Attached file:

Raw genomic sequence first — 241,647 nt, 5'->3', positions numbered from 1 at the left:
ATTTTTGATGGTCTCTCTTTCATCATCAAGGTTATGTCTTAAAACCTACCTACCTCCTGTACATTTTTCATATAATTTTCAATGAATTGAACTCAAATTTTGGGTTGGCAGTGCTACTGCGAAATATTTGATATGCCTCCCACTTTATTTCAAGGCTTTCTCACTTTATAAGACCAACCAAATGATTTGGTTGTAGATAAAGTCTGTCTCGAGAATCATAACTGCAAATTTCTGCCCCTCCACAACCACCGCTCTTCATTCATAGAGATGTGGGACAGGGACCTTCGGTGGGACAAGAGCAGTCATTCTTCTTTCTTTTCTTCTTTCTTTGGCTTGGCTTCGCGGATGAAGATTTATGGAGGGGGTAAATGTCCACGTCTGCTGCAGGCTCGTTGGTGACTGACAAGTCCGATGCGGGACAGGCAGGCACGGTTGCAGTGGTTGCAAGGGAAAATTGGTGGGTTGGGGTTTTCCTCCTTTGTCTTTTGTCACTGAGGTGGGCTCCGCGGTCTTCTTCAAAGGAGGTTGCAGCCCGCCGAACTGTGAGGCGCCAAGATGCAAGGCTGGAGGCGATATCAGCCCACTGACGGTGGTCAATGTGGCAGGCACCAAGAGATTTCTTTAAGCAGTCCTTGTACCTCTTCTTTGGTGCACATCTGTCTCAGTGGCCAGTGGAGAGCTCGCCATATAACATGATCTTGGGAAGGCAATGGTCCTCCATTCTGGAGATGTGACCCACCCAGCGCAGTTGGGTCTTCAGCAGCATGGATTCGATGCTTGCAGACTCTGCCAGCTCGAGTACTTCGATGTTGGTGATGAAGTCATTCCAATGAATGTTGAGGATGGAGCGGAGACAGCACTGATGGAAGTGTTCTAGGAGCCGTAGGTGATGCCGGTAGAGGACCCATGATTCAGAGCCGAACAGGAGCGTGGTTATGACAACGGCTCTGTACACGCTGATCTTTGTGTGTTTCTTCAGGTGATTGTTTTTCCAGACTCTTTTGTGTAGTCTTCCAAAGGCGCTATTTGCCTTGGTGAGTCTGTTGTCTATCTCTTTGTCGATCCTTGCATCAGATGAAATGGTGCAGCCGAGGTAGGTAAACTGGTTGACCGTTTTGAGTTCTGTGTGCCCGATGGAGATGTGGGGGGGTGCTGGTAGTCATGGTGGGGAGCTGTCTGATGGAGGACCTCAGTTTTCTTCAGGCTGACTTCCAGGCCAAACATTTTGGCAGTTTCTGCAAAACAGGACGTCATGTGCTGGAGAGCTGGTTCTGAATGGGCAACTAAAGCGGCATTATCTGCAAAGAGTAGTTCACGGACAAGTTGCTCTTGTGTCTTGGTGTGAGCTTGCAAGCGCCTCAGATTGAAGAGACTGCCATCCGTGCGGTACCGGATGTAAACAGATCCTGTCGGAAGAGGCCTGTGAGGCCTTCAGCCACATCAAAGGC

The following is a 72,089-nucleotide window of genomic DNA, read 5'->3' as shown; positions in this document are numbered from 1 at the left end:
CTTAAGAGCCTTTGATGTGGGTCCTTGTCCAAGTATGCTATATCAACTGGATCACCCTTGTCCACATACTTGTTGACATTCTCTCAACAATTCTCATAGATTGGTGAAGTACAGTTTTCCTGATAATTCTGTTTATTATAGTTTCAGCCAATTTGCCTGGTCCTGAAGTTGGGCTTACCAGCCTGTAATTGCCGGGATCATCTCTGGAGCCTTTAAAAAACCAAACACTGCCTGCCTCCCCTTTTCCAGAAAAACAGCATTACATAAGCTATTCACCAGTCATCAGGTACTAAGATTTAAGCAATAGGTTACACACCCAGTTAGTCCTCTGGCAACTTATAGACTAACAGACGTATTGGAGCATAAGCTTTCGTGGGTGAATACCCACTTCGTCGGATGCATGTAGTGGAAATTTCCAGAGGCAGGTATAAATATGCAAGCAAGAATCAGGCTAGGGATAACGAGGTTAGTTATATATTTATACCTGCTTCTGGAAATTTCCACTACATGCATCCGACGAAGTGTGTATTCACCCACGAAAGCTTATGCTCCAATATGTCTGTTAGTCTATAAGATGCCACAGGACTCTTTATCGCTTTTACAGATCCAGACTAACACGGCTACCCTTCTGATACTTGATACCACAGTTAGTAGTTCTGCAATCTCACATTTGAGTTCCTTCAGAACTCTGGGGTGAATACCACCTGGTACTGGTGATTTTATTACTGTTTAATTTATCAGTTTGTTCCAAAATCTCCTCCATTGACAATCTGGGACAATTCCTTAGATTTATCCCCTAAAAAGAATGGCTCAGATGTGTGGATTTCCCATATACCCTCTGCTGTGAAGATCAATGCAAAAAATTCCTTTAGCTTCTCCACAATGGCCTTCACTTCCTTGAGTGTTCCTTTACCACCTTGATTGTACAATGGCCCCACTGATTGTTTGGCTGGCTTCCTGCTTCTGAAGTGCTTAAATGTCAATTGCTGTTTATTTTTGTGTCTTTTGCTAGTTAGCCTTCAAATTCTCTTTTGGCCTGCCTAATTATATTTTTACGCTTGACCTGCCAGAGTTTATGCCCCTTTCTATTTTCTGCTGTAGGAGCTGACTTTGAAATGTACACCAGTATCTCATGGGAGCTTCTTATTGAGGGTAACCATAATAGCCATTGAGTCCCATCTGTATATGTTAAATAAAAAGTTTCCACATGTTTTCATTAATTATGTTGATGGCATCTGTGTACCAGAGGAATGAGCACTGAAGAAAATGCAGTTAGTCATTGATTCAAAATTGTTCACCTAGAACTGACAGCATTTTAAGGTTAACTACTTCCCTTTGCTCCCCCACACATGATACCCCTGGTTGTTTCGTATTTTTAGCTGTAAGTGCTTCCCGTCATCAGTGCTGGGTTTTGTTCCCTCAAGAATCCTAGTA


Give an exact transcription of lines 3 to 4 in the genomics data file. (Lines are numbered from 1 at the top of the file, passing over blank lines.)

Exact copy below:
The following is a 72,089-nucleotide window of genomic DNA, read 5'->3' as shown; positions in this document are numbered from 1 at the left end:
CTTAAGAGCCTTTGATGTGGGTCCTTGTCCAAGTATGCTATATCAACTGGATCACCCTTGTCCACATACTTGTTGACATTCTCTCAACAATTCTCATAGATTGGTGAAGTACAGTTTTCCTGATAATTCTGTTTATTATAGTTTCAGCCAATTTGCCTGGTCCTGAAGTTGGGCTTACCAGCCTGTAATTGCCGGGATCATCTCTGGAGCCTTTAAAAAACCAAACACTGCCTGCCTCCCCTTTTCCAGAAAAACAGCATTACATAAGCTATTCACCAGTCATCAGGTACTAAGATTTAAGCAATAGGTTACACACCCAGTTAGTCCTCTGGCAACTTATAGACTAACAGACGTATTGGAGCATAAGCTTTCGTGGGTGAATACCCACTTCGTCGGATGCATGTAGTGGAAATTTCCAGAGGCAGGTATAAATATGCAAGCAAGAATCAGGCTAGGGATAACGAGGTTAGTTATATATTTATACCTGCTTCTGGAAATTTCCACTACATGCATCCGACGAAGTGTGTATTCACCCACGAAAGCTTATGCTCCAATATGTCTGTTAGTCTATAAGATGCCACAGGACTCTTTATCGCTTTTACAGATCCAGACTAACACGGCTACCCTTCTGATACTTGATACCACAGTTAGTAGTTCTGCAATCTCACATTTGAGTTCCTTCAGAACTCTGGGGTGAATACCACCTGGTACTGGTGATTTTATTACTGTTTAATTTATCAGTTTGTTCCAAAATCTCCTCCATTGACAATCTGGGACAATTCCTTAGATTTATCCCCTAAAAAGAATGGCTCAGATGTGTGGATTTCCCATATACCCTCTGCTGTGAAGATCAATGCAAAAAATTCCTTTAGCTTCTCCACAATGGCCTTCACTTCCTTGAGTGTTCCTTTACCACCTTGATTGTACAATGGCCCCACTGATTGTTTGGCTGGCTTCCTGCTTCTGAAGTGCTTAAATGTCAATTGCTGTTTATTTTTGTGTCTTTTGCTAGTTAGCCTTCAAATTCTCTTTTGGCCTGCCTAATTATATTTTTACGCTTGACCTGCCAGAGTTTATGCCCCTTTCTATTTTCTGCTGTAGGAGCTGACTTTGAAATGTACACCAGTATCTCATGGGAGCTTCTTATTGAGGGTAACCATAATAGCCATTGAGTCCCATCTGTATATGTTAAATAAAAAGTTTCCACATGTTTTCATTAATTATGTTGATGGCATCTGTGTACCAGAGGAATGAGCACTGAAGAAAATGCAGTTAGTCATTGATTCAAAATTGTTCACCTAGAACTGACAGCATTTTAAGGTTAACTACTTCCCTTTGCTCCCCCACACATGATACCCCTGGTTGTTTCGTATTTTTAGCTGTAAGTGCTTCCCGTCATCAGTGCTGGGTTTTGTTCCCTCAAGAATCCTAGTA